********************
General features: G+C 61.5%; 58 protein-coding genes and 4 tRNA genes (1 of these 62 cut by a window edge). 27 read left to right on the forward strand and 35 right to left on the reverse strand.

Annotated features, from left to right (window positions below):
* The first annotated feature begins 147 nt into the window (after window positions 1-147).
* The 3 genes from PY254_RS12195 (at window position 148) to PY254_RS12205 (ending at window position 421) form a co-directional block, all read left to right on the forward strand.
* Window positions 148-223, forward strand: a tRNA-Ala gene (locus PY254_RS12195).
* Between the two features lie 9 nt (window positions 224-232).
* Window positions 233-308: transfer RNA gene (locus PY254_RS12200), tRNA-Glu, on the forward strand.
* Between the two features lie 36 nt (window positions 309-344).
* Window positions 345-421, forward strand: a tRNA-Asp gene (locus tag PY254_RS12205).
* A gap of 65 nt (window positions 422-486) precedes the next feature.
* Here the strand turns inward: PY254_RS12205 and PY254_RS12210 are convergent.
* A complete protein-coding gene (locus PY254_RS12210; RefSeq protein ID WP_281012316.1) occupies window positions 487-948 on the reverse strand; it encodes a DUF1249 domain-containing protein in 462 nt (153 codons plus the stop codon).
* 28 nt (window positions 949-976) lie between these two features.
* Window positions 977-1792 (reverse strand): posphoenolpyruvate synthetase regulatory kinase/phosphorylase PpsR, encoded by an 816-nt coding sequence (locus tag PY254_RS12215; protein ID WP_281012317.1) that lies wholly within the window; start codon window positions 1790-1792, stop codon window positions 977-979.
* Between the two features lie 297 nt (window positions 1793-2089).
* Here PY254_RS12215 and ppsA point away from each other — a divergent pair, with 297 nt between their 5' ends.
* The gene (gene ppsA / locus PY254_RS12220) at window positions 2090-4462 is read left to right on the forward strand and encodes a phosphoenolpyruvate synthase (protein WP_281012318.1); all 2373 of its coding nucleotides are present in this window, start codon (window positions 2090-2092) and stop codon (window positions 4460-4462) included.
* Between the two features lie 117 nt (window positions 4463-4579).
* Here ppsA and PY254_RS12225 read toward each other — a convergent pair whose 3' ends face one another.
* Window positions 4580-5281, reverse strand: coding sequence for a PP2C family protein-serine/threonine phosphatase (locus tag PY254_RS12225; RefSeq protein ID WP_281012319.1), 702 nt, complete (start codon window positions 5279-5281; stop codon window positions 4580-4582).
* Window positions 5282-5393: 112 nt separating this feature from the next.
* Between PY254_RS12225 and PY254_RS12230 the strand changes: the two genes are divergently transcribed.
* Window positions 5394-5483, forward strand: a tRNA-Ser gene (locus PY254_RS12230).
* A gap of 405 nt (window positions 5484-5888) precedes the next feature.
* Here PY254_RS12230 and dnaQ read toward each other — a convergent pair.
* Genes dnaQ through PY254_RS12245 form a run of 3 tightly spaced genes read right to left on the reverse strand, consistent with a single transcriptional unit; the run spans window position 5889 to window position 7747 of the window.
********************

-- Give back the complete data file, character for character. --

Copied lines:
General features: G+C 61.5%; 58 protein-coding genes and 4 tRNA genes (1 of these 62 cut by a window edge). 27 read left to right on the forward strand and 35 right to left on the reverse strand.

Annotated features, from left to right (window positions below):
* The first annotated feature begins 147 nt into the window (after window positions 1-147).
* The 3 genes from PY254_RS12195 (at window position 148) to PY254_RS12205 (ending at window position 421) form a co-directional block, all read left to right on the forward strand.
* Window positions 148-223, forward strand: a tRNA-Ala gene (locus PY254_RS12195).
* Between the two features lie 9 nt (window positions 224-232).
* Window positions 233-308: transfer RNA gene (locus PY254_RS12200), tRNA-Glu, on the forward strand.
* Between the two features lie 36 nt (window positions 309-344).
* Window positions 345-421, forward strand: a tRNA-Asp gene (locus tag PY254_RS12205).
* A gap of 65 nt (window positions 422-486) precedes the next feature.
* Here the strand turns inward: PY254_RS12205 and PY254_RS12210 are convergent.
* A complete protein-coding gene (locus PY254_RS12210; RefSeq protein ID WP_281012316.1) occupies window positions 487-948 on the reverse strand; it encodes a DUF1249 domain-containing protein in 462 nt (153 codons plus the stop codon).
* 28 nt (window positions 949-976) lie between these two features.
* Window positions 977-1792 (reverse strand): posphoenolpyruvate synthetase regulatory kinase/phosphorylase PpsR, encoded by an 816-nt coding sequence (locus tag PY254_RS12215; protein ID WP_281012317.1) that lies wholly within the window; start codon window positions 1790-1792, stop codon window positions 977-979.
* Between the two features lie 297 nt (window positions 1793-2089).
* Here PY254_RS12215 and ppsA point away from each other — a divergent pair, with 297 nt between their 5' ends.
* The gene (gene ppsA / locus PY254_RS12220) at window positions 2090-4462 is read left to right on the forward strand and encodes a phosphoenolpyruvate synthase (protein WP_281012318.1); all 2373 of its coding nucleotides are present in this window, start codon (window positions 2090-2092) and stop codon (window positions 4460-4462) included.
* Between the two features lie 117 nt (window positions 4463-4579).
* Here ppsA and PY254_RS12225 read toward each other — a convergent pair whose 3' ends face one another.
* Window positions 4580-5281, reverse strand: coding sequence for a PP2C family protein-serine/threonine phosphatase (locus tag PY254_RS12225; RefSeq protein ID WP_281012319.1), 702 nt, complete (start codon window positions 5279-5281; stop codon window positions 4580-4582).
* Window positions 5282-5393: 112 nt separating this feature from the next.
* Between PY254_RS12225 and PY254_RS12230 the strand changes: the two genes are divergently transcribed.
* Window positions 5394-5483, forward strand: a tRNA-Ser gene (locus PY254_RS12230).
* A gap of 405 nt (window positions 5484-5888) precedes the next feature.
* Here PY254_RS12230 and dnaQ read toward each other — a convergent pair.
* Genes dnaQ through PY254_RS12245 form a run of 3 tightly spaced genes read right to left on the reverse strand, consistent with a single transcriptional unit; the run spans window position 5889 to window position 7747 of the window.